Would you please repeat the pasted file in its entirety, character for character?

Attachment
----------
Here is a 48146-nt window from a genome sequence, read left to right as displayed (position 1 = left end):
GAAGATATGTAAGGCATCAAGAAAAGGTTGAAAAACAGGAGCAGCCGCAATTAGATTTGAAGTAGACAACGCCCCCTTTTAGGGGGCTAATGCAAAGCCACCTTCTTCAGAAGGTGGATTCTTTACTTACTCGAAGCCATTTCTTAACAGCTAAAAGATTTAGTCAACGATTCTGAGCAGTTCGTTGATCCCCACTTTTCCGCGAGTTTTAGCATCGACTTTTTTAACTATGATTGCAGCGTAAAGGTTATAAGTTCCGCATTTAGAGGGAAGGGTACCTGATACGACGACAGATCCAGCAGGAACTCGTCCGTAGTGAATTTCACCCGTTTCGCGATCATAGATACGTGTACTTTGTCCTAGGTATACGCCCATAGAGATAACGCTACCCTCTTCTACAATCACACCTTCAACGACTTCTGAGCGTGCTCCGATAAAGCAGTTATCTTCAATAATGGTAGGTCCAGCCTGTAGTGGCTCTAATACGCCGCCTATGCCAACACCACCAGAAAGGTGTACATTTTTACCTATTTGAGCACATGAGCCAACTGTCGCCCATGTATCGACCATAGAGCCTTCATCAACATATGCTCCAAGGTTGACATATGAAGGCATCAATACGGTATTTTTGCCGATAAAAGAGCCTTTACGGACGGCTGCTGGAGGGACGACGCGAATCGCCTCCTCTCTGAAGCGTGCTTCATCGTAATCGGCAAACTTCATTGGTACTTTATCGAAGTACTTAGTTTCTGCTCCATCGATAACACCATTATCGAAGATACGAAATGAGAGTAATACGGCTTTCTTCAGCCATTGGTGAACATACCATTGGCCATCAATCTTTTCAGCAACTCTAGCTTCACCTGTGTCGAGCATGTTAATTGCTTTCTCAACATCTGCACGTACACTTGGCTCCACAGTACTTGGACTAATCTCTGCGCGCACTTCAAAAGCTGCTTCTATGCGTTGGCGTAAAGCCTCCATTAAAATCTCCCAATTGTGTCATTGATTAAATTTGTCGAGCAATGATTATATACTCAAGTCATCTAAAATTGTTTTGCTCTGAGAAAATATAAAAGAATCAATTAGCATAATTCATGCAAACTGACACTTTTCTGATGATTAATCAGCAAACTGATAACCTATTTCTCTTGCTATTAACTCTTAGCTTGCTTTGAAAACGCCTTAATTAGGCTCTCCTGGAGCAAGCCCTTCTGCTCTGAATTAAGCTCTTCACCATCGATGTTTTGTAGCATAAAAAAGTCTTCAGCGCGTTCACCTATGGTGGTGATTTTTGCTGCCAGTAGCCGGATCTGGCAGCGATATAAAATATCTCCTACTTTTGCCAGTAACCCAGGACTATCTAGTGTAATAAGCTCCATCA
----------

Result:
Here is a 48146-nt window from a genome sequence, read left to right as displayed (position 1 = left end):
GAAGATATGTAAGGCATCAAGAAAAGGTTGAAAAACAGGAGCAGCCGCAATTAGATTTGAAGTAGACAACGCCCCCTTTTAGGGGGCTAATGCAAAGCCACCTTCTTCAGAAGGTGGATTCTTTACTTACTCGAAGCCATTTCTTAACAGCTAAAAGATTTAGTCAACGATTCTGAGCAGTTCGTTGATCCCCACTTTTCCGCGAGTTTTAGCATCGACTTTTTTAACTATGATTGCAGCGTAAAGGTTATAAGTTCCGCATTTAGAGGGAAGGGTACCTGATACGACGACAGATCCAGCAGGAACTCGTCCGTAGTGAATTTCACCCGTTTCGCGATCATAGATACGTGTACTTTGTCCTAGGTATACGCCCATAGAGATAACGCTACCCTCTTCTACAATCACACCTTCAACGACTTCTGAGCGTGCTCCGATAAAGCAGTTATCTTCAATAATGGTAGGTCCAGCCTGTAGTGGCTCTAATACGCCGCCTATGCCAACACCACCAGAAAGGTGTACATTTTTACCTATTTGAGCACATGAGCCAACTGTCGCCCATGTATCGACCATAGAGCCTTCATCAACATATGCTCCAAGGTTGACATATGAAGGCATCAATACGGTATTTTTGCCGATAAAAGAGCCTTTACGGACGGCTGCTGGAGGGACGACGCGAATCGCCTCCTCTCTGAAGCGTGCTTCATCGTAATCGGCAAACTTCATTGGTACTTTATCGAAGTACTTAGTTTCTGCTCCATCGATAACACCATTATCGAAGATACGAAATGAGAGTAATACGGCTTTCTTCAGCCATTGGTGAACATACCATTGGCCATCAATCTTTTCAGCAACTCTAGCTTCACCTGTGTCGAGCATGTTAATTGCTTTCTCAACATCTGCACGTACACTTGGCTCCACAGTACTTGGACTAATCTCTGCGCGCACTTCAAAAGCTGCTTCTATGCGTTGGCGTAAAGCCTCCATTAAAATCTCCCAATTGTGTCATTGATTAAATTTGTCGAGCAATGATTATATACTCAAGTCATCTAAAATTGTTTTGCTCTGAGAAAATATAAAAGAATCAATTAGCATAATTCATGCAAACTGACACTTTTCTGATGATTAATCAGCAAACTGATAACCTATTTCTCTTGCTATTAACTCTTAGCTTGCTTTGAAAACGCCTTAATTAGGCTCTCCTGGAGCAAGCCCTTCTGCTCTGAATTAAGCTCTTCACCATCGATGTTTTGTAGCATAAAAAAGTCTTCAGCGCGTTCACCTATGGTGGTGATTTTTGCTGCCAGTAGCCGGATCTGGCAGCGATATAAAATATCTCCTACTTTTGCCAGTAACCCAGGACTATCTAGTGTAATAAGCTCCATCA